US prof plans to send message back in time
Unaccountably fails to get DARPA funding
A West Coast scientist who believes it may be possible to transmit information backwards through time has been funded by individual donations after established mad-scientist groups refused to cough up.
John Cramer, a physicist at the University of Washington, reckons that "quantum retrocausality" could "involve signalling, or communication, in reverse time."
The El Reg science desk passed this one over to us at the engineering-degree-a-long-time-ago desk, and all we really know about quantum is that it's pretty wild stuff.
We do know about DARPA, though, the US military's famously wacky research bureau. DARPA has happily funded all kinds of crazy stunts, including Terminator cyborg moths , mind-reading electrode hats , terror casinos - you name it. "Mad scientists are good scientists" is almost the DARPA motto.
But DARPA wouldn't fund Cramer. It said his planned experiment was "too weird". Coming from them, this does seem unfair. All Cramer wants to start with is a few lasers, prisms, splitters, fibre-optics, and suchlike doodads. He's not asking for a beautiful girl strapped to a table, living brains in bubbling jars, lightning, dead bodies, enormous monkeys, fossilized dinosaur DNA, or anything seriously outre.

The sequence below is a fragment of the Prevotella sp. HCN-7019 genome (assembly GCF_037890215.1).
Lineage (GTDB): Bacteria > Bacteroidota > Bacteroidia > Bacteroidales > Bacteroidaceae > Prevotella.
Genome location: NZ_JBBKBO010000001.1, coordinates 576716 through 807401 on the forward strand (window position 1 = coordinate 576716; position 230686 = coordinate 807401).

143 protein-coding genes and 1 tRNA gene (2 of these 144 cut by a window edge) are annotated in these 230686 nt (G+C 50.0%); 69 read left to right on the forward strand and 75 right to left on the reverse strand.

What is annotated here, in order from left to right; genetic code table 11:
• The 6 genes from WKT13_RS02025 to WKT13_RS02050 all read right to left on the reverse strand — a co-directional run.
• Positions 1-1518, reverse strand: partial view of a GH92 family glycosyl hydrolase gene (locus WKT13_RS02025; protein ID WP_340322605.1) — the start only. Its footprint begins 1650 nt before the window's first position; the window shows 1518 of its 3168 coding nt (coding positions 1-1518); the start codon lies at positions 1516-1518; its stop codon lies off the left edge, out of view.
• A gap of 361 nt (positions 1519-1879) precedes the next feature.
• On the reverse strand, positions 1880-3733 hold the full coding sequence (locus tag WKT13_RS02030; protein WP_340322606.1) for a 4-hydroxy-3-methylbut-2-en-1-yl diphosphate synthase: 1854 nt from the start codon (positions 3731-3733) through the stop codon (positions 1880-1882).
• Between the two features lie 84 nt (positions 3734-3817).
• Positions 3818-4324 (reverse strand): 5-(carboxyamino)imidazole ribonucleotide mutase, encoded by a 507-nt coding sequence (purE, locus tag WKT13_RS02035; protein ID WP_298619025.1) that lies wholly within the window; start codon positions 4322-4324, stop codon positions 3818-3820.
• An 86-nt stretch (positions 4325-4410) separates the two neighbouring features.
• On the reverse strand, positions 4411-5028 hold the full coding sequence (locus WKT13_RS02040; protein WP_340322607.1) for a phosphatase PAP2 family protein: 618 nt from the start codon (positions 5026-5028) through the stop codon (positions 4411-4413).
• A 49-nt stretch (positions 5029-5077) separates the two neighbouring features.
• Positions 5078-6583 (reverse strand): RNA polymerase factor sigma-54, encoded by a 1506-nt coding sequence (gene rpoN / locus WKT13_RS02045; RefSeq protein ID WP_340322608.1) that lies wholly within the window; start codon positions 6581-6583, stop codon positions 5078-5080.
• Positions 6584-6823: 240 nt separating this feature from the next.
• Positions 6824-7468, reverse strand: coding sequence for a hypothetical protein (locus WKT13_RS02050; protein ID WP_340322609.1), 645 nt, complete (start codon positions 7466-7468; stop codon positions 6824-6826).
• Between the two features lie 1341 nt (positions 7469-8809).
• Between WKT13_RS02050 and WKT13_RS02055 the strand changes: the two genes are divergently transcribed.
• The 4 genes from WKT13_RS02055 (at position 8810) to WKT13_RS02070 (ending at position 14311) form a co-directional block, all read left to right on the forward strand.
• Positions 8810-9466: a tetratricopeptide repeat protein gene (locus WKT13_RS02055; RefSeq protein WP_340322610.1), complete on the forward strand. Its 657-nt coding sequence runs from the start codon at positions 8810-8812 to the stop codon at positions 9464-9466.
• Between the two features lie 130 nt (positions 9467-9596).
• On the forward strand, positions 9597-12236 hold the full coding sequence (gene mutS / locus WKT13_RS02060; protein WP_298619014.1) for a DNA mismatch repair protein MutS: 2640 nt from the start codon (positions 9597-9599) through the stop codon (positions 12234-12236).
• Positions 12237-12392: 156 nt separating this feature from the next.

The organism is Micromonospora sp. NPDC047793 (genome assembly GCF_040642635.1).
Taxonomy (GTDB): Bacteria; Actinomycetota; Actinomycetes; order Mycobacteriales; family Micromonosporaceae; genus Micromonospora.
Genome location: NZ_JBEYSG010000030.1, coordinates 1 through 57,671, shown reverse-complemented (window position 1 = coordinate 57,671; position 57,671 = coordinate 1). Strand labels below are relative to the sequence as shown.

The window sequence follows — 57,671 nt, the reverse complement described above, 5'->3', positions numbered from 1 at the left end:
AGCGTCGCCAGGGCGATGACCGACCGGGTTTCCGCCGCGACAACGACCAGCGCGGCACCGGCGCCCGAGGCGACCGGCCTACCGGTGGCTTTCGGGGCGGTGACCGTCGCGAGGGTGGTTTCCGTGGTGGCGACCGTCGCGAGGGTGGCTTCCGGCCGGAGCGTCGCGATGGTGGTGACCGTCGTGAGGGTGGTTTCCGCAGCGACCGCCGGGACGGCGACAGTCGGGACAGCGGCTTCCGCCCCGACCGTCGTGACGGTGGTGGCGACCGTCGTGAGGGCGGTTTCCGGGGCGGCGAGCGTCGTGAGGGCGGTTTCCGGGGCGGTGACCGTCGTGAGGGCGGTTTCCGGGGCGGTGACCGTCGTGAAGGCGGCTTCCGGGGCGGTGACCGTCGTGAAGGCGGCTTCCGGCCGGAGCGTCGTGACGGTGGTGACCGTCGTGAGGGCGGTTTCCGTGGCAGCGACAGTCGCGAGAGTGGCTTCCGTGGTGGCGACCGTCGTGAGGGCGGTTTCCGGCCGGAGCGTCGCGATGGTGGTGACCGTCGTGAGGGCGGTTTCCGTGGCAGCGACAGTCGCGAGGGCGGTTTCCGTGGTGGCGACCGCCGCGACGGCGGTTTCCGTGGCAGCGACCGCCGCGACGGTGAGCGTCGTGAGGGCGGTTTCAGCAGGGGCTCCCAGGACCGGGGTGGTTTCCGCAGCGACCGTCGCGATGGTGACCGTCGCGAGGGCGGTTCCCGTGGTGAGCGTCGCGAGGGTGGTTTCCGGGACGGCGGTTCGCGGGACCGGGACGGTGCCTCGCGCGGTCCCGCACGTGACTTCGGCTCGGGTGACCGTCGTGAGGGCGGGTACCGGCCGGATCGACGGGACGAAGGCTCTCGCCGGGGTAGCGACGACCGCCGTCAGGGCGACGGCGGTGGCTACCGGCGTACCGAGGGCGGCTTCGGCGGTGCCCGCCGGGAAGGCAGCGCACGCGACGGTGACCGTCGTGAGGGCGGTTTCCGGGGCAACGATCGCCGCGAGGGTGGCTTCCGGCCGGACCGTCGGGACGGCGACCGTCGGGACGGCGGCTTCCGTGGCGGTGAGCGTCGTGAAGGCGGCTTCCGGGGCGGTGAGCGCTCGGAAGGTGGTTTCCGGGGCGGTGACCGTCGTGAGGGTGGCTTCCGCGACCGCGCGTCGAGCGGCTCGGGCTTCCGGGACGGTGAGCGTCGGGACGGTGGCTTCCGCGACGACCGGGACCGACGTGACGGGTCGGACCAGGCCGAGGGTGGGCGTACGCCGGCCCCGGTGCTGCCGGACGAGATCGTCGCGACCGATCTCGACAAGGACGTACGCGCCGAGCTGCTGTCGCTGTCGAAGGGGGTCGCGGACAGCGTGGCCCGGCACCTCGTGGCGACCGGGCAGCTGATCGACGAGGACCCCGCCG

"I'm not crazy," he told the Seattle Post-Intelligencer. "I don't know if this experiment will work, but I can't see why it won't. People are skeptical about this, but I think we can learn something, even if it fails."
Others think so too. A diverse collection of private donors has apparently chipped in $35,000+ to get Cramer's experiments underway. They include a Vegas music-biz exec, a biotech scientist, and Richard Miller, an artist and photographer based in Washington state.
"I would say the predicted failure of this project is probably a good omen," Miller told the Post-Intelligencer. "Most predictions are wrong."
"Artists have experienced non-local space all along, we just can't prove it," he added mysteriously.
Cramer plans to attempt some basic instantaneous faster-than-light communication next month with his donation-funded rig. If that's successful, he reckons that mainstream funding will arrive and he can have a crack at sending information back though time.
It does seem a trifle odd, if the theory is sound, that Cramer hasn't already received advance notification of his success. Perhaps he has, and is keeping it secret. If one dons one's tinfoil hat, this line of thinking might easily lead to an explanation for DARPA's otherwise unaccountable lack of interest, too.
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